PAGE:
This end-to-end demo is the first instance not just of resolving an ENS name using a layer 2 solution but also the first demonstration of an entirely new system for trustless communication between applications on layer 1 and different layer 2 solutions.
This system, based on an idea by Vitalik Buterin and described in detail in this medium post, defines a common way of interacting with layer 2 platforms such as Optimism, so that applications can query them without having to know the specific details of each platform’s implementation — and without any additional trust assumptions.
This makes it possible to store ENS records on layer 2 platforms, permitting easy and cheap updates to ENS data without paying Ethereum gas fees. With a simple update to the process of resolving an ENS name, all ENS clients will be able to resolve these names — without having to support each L2 platform individually. In a rapidly evolving ecosystem with many L2 solutions reaching maturity, this flexibility is essential in allowing users of ENS to choose the scaling solution that works for them.
Applications beyond ENS include offering a generic interface for wallets to display the balances of tokens stored against the user’s account on L2 platforms, and even to transfer those tokens back to L1, again without the wallet having to individually support each L2 platform.
How it works
The core of this new functionality is an “L2 gateway” — a server that speaks a common protocol to answer questions about data stored on a layer 2 platform. This is combined with a smart contract on Ethereum in a three-step process:
- The DApp calls the Ethereum contract with the query they want to make. The contract responds with the URL of the L2 gateway, and a prefix that the data returned by the gateway must have.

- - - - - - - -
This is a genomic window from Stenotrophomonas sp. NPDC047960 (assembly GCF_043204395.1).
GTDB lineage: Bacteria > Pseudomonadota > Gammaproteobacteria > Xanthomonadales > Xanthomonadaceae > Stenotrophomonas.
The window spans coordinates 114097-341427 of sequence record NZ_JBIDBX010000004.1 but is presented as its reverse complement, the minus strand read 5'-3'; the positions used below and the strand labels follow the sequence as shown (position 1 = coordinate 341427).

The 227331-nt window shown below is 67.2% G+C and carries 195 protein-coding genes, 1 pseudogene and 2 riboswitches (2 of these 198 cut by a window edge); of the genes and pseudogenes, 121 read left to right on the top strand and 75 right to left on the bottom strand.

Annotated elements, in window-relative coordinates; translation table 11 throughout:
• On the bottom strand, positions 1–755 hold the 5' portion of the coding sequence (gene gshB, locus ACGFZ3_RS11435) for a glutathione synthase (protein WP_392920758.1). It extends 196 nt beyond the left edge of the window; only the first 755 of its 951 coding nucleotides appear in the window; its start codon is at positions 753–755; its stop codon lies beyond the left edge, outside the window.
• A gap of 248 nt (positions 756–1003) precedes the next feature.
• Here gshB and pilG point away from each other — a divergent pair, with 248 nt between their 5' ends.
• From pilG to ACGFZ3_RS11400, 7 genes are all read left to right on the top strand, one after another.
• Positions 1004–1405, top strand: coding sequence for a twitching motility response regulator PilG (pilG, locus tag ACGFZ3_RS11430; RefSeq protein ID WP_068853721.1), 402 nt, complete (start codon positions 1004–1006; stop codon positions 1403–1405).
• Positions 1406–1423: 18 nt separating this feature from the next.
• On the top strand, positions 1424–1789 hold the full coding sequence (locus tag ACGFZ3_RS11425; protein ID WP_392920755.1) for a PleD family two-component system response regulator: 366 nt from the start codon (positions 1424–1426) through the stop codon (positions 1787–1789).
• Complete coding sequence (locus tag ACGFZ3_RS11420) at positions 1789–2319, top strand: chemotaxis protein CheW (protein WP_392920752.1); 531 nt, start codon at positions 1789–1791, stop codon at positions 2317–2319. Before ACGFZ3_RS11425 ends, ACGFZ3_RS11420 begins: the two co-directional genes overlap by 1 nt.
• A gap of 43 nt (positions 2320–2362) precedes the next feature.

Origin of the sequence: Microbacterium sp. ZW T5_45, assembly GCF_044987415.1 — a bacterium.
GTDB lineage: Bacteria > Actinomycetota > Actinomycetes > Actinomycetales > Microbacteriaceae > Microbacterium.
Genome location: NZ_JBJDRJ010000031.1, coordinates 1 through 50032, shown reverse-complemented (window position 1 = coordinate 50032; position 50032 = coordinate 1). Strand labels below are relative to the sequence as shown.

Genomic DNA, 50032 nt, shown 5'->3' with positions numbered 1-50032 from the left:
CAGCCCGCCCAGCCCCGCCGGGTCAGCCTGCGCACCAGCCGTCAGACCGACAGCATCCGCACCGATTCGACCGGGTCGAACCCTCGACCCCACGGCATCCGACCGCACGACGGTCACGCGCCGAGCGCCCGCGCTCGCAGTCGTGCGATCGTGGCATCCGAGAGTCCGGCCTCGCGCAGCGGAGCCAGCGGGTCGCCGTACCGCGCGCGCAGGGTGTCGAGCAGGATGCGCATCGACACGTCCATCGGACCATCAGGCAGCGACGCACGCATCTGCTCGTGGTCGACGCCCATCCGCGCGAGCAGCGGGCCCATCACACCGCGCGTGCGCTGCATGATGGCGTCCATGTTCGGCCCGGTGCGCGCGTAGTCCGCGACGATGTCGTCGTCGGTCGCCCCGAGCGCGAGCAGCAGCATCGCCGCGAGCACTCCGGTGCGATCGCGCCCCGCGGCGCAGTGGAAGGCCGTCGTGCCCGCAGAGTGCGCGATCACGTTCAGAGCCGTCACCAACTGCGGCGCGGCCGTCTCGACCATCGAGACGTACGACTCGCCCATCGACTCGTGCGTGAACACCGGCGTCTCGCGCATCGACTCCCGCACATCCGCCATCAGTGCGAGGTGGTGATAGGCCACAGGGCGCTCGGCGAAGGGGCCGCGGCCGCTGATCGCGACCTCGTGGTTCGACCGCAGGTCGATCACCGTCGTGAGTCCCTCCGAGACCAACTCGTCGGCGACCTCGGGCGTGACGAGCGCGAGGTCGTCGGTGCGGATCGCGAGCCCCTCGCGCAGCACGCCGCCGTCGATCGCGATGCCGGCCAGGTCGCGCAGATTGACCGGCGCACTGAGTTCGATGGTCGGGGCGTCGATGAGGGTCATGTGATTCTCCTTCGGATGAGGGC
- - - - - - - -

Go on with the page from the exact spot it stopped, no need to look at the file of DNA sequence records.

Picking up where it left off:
- The DApp then calls the L2 Gateway service using the URL returned in step 1, sending the same query data they sent the contract in step 1. The gateway looks up the information on the L2 platform it interfaces with and returns it to the caller. The caller checks that this information starts with the prefix it was given in step 1.
- Finally, the DApp calls the Ethereum contract again, passing in the data the gateway returns. The contract interprets the gateway’s data and validates it, returning the requested information to the DApp.
Step 3 allows the Ethereum contract to validate the data returned by the L2 Gateway, ensuring that it cannot return inaccurate results. For example, with Optimism, the data returned by the gateway can include cryptographic proofs that the query response is part of the Optimism state, and the Ethereum contract can validate this by querying the Optimism contracts on Ethereum.
This model also facilitates securely fetching information from other external systems not commonly considered to be Layer 2 solutions — for example, a gateway that fetches information from a merkle tree, whose root is stored in the Ethereum contract that validates the responses.
Try it yourself
The source for the ENS workshop demo is available on GitHub here.
It demonstrates an end-to-end implementation of the above protocol for resolving ENS names using the L2 Gateway solution described above and Optimism’s integration repository, which deploys a local instance of Optimism’s layer 2 platform on your computer.
The included webapp demonstrates the new ENS resolution process in step-by-step fashion, so you can see what is happening at each step.
Going from an MVP to a fully fleshed out and mature standard is a large task which we’re fully focused on at ENS.
Our first step will be to write up a standard for the gateway interface, so that ENS and other projects can build on top of it. After that, we can write up a specification for how to use this new protocol with ENS, and implement it in the ENS client libraries used by wallets and other applications that resolve ENS addresses.